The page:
Joe Kelly threw five shutout innings against the Seattle Mariners on Friday night and allowed one hit. But he left the game after only five innings and 88 pitches because of a problem with his shoulder.
In the Red Sox’ 5-3 loss, Kelly’s condition was a significant concern.
“It stinks. I had a little minor tweak in my shoulder that I felt on a curveball,” Kelly said. “It was something that I haven’t felt.”
Kelly was examined by the training staff after the game and cleared.
“I feel good. Ran through some tests. Other than just pitching and having normal soreness and fatigue there’s no signs of anything. I feel like I’m going to go out there and pitch my next start,” Kelly said.
Kelly said the sensation came when he threw a curveball to Endy Chavez with two outs and a runner on in the fifth inning. He stepped off the mound, squatted for a second then stretched his back. Manager John Farrell came to the mound accompanied by a trainer. Kelly stayed in the game after throwing warm-up pitches.
He walked Chavez and Brad Miller to load the bases then got Austin Jackson on a pop to end the inning.
“Mentally I was still thinking about my shoulder and then I said, ‘Just forget about it and pitch,’ ” Kelly said.
But once the inning was over, Farrell played it safe and took Kelly out of the game.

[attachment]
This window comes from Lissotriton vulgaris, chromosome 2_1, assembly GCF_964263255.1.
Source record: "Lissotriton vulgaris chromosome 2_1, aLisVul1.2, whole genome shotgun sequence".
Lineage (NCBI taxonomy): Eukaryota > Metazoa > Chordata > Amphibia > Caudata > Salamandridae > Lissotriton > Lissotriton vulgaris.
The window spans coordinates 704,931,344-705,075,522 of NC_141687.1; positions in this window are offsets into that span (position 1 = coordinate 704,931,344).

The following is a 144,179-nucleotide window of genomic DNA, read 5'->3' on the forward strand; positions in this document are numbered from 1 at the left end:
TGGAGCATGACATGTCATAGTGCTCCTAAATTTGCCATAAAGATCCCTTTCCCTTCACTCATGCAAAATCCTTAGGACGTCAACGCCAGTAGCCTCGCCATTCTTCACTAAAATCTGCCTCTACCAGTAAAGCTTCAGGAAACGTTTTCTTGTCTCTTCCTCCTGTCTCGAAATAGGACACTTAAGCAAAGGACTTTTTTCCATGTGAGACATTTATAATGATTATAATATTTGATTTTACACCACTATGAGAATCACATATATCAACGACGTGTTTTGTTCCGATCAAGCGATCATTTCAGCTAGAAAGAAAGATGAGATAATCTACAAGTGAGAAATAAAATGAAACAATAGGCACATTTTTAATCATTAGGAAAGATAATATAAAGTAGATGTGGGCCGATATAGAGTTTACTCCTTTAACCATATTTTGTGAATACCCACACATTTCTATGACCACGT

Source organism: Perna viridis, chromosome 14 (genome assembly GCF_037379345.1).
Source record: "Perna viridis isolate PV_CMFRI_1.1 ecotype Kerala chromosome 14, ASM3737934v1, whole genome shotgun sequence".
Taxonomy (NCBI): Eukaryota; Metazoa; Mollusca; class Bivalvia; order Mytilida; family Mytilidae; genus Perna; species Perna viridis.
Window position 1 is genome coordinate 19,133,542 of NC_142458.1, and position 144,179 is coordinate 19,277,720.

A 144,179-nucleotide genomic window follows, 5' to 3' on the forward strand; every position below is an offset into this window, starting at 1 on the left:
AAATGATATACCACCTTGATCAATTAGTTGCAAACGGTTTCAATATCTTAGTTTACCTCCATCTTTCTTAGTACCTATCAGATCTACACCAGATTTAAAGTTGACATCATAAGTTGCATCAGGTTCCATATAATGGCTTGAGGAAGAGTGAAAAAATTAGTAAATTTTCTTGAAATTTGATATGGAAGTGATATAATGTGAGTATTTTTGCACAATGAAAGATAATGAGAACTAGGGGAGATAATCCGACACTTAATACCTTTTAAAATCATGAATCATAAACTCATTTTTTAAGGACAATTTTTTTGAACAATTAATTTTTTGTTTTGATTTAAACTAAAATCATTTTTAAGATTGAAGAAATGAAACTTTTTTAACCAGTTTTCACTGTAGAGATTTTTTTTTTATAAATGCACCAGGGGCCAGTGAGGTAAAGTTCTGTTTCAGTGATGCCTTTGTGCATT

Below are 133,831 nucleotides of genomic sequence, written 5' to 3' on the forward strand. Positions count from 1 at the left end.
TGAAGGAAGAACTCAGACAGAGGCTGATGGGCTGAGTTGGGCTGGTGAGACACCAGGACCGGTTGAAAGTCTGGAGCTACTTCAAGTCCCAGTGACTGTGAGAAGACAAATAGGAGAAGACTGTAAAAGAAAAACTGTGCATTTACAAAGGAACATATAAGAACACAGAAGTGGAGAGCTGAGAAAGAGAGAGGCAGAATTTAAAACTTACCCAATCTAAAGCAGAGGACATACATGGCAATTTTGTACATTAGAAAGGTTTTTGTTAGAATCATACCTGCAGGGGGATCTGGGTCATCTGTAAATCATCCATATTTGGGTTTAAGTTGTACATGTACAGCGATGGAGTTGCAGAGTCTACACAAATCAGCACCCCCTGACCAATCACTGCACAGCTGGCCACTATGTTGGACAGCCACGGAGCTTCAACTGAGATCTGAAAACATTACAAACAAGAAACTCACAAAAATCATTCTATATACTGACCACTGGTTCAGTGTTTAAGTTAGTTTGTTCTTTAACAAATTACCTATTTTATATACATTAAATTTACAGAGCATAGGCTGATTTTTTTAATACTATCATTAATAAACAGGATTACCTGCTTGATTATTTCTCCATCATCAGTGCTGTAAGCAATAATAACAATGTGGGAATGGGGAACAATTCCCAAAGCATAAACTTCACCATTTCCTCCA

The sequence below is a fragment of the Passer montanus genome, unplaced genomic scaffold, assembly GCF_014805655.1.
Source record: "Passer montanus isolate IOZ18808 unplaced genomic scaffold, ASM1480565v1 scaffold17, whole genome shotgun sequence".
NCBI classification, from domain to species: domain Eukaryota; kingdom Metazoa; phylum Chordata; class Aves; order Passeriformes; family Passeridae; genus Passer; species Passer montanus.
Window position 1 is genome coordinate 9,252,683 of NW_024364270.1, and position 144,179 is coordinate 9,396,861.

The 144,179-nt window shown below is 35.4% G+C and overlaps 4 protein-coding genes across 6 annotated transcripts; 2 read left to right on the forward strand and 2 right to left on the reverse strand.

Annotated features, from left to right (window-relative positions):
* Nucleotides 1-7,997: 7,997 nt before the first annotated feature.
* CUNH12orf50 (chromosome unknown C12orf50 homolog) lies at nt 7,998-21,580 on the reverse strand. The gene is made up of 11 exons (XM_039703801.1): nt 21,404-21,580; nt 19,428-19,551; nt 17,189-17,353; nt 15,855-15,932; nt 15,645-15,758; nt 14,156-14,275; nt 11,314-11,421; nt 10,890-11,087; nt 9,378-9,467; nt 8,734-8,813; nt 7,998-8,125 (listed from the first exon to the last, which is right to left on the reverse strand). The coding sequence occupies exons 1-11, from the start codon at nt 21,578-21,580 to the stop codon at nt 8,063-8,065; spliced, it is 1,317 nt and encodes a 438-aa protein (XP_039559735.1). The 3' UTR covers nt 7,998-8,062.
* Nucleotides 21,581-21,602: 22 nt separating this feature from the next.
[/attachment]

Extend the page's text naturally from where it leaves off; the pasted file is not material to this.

Farrell said there were no restrictions in Kelly’s range of motion or a repeat of the discomfort he felt once he returned to the clubhouse.
“We’ll certainly check him again [Saturday],” the manager said.
Kelly is lined up to start Wednesday night in Toronto and said there is no reason for him not to.
“I told the training staff and the medical staff I want to go my next start,” he said. “I truly believe I’m going to be ready to go.”
But with the Red Sox mired in last place, the team could take a cautious approach. Kelly was acquired from the St. Louis Cardinals in the John Lackey trade on July 31 and the Red Sox view him as an important part of their rotation next season.
The injury aside, Kelly pitched well. He walked three, struck out five, and much improved command after his last start, a disastrous four innings against Houston. Kelly gave up seven runs on seven hits and six walks in that game.
“To pitch at this level you have to have good fastball command and that’s what I tried to focus on as much as I can in-between starts. It’s still a work in progress. It’s not exactly where I wanted it to be but it was much better tonight,” he said.